The Octagon House
An 1856 Landmark of Camillus, N.Y.
In 1844, Isaiah
Wilcox, a native of Rhode Island, and his wife, Ann
Sherman of Connecticut, came west to settle in Camillus
on property owned by an acquaintance from Rhode Island.
Isaiah Wilcox was anti-slavery and a deacon of the
Camillus Baptist Church. By 1853 he had added parcels to
his land thereby creating a large sheep and cattle farm
with spacious orchards and berry fields. He than began to
build this landmark Octagon House based upon
the then currently popular plans detailed in Orson
Fowlers book, "The Octagon House, A Home For
All" (available at the Camillus Maxwell Memorial
Completed in 1856 of
cobblestones, rubble and concrete with a stucco finish,
each of its eight sides was 17 feet long and 22 inches
thick at the base, and 17 inches thick at the top. In the
center of each side of every floor from deep cellar to
cupola was a single window. Eight square rooms, eight
triangular room, and ten closets take away the feeling of
an octagonal house. The front staircase was added in the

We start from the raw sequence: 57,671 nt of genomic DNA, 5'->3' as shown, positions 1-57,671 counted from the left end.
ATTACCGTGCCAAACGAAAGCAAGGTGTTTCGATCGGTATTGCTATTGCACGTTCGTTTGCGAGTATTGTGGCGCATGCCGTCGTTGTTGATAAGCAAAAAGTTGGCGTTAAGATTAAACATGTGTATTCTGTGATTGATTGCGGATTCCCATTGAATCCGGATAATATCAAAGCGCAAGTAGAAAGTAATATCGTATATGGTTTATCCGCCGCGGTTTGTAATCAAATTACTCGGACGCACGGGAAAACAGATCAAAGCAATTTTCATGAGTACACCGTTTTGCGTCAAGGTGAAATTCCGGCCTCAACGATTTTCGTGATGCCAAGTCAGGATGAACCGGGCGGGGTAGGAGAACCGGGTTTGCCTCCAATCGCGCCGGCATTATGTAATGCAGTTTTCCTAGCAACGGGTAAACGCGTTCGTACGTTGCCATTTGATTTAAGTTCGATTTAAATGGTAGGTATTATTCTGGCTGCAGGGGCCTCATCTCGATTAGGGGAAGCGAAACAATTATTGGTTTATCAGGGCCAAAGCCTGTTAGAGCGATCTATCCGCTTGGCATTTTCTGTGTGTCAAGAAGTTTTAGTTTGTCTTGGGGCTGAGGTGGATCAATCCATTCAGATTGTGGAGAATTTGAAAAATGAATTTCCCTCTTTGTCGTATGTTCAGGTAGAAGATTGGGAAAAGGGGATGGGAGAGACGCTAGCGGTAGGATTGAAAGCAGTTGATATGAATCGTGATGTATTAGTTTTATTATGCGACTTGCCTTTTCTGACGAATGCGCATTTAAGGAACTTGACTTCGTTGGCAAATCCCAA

1990s. The circular central stairs with octagonal
banister and balustrades was accessible from all square
rooms, basement, and attic. Doors opened from room to
room. They remain the same today.
Meals were prepared in the kitchen/pantry
level now called the cellar. Then set up on the main
floor dining room via a dumb waiter. The rain water from
the eaves was collected in the big cistern next to the
kitchen area. The deep cellar, accessed near the cistern,
was rumored to have been part of the underground
railroad. There was no heat, water, light or fireplace in
1856. A windmill in the east orchard brought the water up
from the well.
There were no descendants. Ann, Isaiah and
their son and daughter were buried close to the main road
in the Fairmount Cemetery. The Octagon House is now owned
by The Town of Camillus. The House is open every Sunday
from 1:30 to 5:00 p.m. year round.
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